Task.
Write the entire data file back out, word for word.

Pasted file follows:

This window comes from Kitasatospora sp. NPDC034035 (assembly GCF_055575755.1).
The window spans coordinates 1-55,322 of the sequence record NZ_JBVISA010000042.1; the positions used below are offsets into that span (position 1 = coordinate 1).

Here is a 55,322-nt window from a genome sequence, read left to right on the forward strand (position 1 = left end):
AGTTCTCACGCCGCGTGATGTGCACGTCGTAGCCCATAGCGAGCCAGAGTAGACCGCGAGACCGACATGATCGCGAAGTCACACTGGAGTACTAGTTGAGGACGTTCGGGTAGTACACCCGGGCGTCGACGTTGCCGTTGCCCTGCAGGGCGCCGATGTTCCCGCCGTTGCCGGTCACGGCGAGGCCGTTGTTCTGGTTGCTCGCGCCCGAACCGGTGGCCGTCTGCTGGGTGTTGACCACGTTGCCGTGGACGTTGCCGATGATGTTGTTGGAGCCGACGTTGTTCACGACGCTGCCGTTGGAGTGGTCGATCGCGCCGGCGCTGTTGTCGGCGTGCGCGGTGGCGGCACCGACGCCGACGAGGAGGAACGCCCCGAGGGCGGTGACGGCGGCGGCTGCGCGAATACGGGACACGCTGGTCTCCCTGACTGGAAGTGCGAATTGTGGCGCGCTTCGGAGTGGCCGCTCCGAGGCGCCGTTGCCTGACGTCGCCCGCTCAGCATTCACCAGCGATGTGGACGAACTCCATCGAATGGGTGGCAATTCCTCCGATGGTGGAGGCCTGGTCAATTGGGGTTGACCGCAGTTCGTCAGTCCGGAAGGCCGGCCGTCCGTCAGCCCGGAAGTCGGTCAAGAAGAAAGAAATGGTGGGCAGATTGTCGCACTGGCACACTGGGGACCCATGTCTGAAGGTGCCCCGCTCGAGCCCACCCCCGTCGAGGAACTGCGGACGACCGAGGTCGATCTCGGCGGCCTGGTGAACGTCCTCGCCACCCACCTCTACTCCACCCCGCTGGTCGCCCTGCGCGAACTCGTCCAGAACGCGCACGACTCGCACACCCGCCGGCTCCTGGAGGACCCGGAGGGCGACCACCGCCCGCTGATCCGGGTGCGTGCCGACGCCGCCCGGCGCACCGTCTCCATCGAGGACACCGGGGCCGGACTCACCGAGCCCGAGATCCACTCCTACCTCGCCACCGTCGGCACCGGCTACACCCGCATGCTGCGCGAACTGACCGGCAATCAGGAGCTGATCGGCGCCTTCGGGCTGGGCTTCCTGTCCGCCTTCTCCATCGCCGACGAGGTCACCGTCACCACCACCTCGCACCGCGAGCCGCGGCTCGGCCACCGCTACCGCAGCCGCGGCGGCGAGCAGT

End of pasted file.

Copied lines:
This window comes from Kitasatospora sp. NPDC034035 (assembly GCF_055575755.1).
The window spans coordinates 1-55,322 of the sequence record NZ_JBVISA010000042.1; the positions used below are offsets into that span (position 1 = coordinate 1).

Here is a 55,322-nt window from a genome sequence, read left to right on the forward strand (position 1 = left end):
AGTTCTCACGCCGCGTGATGTGCACGTCGTAGCCCATAGCGAGCCAGAGTAGACCGCGAGACCGACATGATCGCGAAGTCACACTGGAGTACTAGTTGAGGACGTTCGGGTAGTACACCCGGGCGTCGACGTTGCCGTTGCCCTGCAGGGCGCCGATGTTCCCGCCGTTGCCGGTCACGGCGAGGCCGTTGTTCTGGTTGCTCGCGCCCGAACCGGTGGCCGTCTGCTGGGTGTTGACCACGTTGCCGTGGACGTTGCCGATGATGTTGTTGGAGCCGACGTTGTTCACGACGCTGCCGTTGGAGTGGTCGATCGCGCCGGCGCTGTTGTCGGCGTGCGCGGTGGCGGCACCGACGCCGACGAGGAGGAACGCCCCGAGGGCGGTGACGGCGGCGGCTGCGCGAATACGGGACACGCTGGTCTCCCTGACTGGAAGTGCGAATTGTGGCGCGCTTCGGAGTGGCCGCTCCGAGGCGCCGTTGCCTGACGTCGCCCGCTCAGCATTCACCAGCGATGTGGACGAACTCCATCGAATGGGTGGCAATTCCTCCGATGGTGGAGGCCTGGTCAATTGGGGTTGACCGCAGTTCGTCAGTCCGGAAGGCCGGCCGTCCGTCAGCCCGGAAGTCGGTCAAGAAGAAAGAAATGGTGGGCAGATTGTCGCACTGGCACACTGGGGACCCATGTCTGAAGGTGCCCCGCTCGAGCCCACCCCCGTCGAGGAACTGCGGACGACCGAGGTCGATCTCGGCGGCCTGGTGAACGTCCTCGCCACCCACCTCTACTCCACCCCGCTGGTCGCCCTGCGCGAACTCGTCCAGAACGCGCACGACTCGCACACCCGCCGGCTCCTGGAGGACCCGGAGGGCGACCACCGCCCGCTGATCCGGGTGCGTGCCGACGCCGCCCGGCGCACCGTCTCCATCGAGGACACCGGGGCCGGACTCACCGAGCCCGAGATCCACTCCTACCTCGCCACCGTCGGCACCGGCTACACCCGCATGCTGCGCGAACTGACCGGCAATCAGGAGCTGATCGGCGCCTTCGGGCTGGGCTTCCTGTCCGCCTTCTCCATCGCCGACGAGGTCACCGTCACCACCACCTCGCACCGCGAGCCGCGGCTCGGCCACCGCTACCGCAGCCGCGGCGGCGAGCAGT